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How Body Language Can Make (or Break) a Job Interview

How Body Language Can Make (or Break) a Job Interview

Robert Ordona, for Yahoo! HotJobs

Shake it—don’t break it
Job interviews mean handshakes—so what are the secrets to the perfect handshake? The overly aggressive shake (or “death grip,” as Craig calls it) can be as off-putting as the limp handshake, so practice with a friend before the interview to find the right balance.

You’re going to be shaking with your right hand, so prepare by arranging your belongings on your left side. Offer your hand with the palm slightly up so that your interviewer’s hand covers yours. “It’s a sign that you’re giving them status,” says Bowden. And never cover the other person’s hand with the hand you’re not shaking with—it can be interpreted as a sign of domination.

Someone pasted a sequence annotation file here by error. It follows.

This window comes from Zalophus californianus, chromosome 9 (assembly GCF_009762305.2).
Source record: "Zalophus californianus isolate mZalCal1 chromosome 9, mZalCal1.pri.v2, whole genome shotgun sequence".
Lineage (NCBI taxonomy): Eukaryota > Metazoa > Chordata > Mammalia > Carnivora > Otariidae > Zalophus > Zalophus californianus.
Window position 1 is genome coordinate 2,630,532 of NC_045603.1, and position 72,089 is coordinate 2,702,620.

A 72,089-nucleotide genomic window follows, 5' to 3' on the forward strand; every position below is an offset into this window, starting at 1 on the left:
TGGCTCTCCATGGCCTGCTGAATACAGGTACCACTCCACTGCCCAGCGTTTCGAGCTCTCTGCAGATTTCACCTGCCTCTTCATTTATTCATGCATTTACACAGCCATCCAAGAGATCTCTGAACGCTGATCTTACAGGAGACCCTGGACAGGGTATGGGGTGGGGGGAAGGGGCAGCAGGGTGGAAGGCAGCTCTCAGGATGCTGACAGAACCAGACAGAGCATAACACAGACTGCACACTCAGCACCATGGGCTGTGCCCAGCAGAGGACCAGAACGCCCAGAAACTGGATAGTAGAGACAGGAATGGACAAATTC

Important steps
The walk to the interview is the perfect time to use body language: “Always follow that person, whether the person is the hiring manager or an assistant, to show you understand the protocol. You’re saying, ’I’m the job candidate, and you’re the company representative—I follow your lead.’” Bowen adds that you should try to “mirror” that person’s tempo and demeanor. “It shows you can easily fit into the environment.”

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